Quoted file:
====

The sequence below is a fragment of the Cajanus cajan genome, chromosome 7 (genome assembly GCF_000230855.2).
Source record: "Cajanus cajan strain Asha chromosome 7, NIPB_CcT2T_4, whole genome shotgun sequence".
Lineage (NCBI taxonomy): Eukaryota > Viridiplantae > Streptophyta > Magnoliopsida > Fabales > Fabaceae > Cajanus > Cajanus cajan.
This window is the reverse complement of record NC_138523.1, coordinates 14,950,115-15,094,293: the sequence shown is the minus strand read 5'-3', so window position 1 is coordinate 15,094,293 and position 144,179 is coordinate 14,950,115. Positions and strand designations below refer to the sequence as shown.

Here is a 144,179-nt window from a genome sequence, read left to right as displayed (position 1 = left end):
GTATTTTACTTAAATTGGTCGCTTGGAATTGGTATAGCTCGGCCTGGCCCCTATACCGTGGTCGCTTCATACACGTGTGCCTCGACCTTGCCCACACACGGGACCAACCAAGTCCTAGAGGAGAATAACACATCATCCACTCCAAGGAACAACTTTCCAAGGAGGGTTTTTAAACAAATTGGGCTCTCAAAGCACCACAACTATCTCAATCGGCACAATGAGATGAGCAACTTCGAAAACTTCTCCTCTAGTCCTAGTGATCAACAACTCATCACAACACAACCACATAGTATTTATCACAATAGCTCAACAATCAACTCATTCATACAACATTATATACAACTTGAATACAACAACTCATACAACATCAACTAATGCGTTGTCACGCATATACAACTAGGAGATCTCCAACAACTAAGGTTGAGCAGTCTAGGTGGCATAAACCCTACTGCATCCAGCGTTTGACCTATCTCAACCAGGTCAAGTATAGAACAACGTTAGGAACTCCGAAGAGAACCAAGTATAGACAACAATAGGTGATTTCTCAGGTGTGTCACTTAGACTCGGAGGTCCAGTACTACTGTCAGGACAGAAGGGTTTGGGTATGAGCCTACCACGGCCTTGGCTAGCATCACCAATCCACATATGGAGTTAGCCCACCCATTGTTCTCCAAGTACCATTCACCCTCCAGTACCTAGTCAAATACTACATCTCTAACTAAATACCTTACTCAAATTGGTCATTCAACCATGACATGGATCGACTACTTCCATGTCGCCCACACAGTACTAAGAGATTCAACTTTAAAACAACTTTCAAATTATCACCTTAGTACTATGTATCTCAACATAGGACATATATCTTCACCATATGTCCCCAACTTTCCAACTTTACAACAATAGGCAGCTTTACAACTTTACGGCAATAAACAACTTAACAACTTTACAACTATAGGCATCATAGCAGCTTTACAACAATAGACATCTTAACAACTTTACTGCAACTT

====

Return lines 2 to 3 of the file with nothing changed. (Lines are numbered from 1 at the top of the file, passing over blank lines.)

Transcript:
Source record: "Cajanus cajan strain Asha chromosome 7, NIPB_CcT2T_4, whole genome shotgun sequence".
Lineage (NCBI taxonomy): Eukaryota > Viridiplantae > Streptophyta > Magnoliopsida > Fabales > Fabaceae > Cajanus > Cajanus cajan.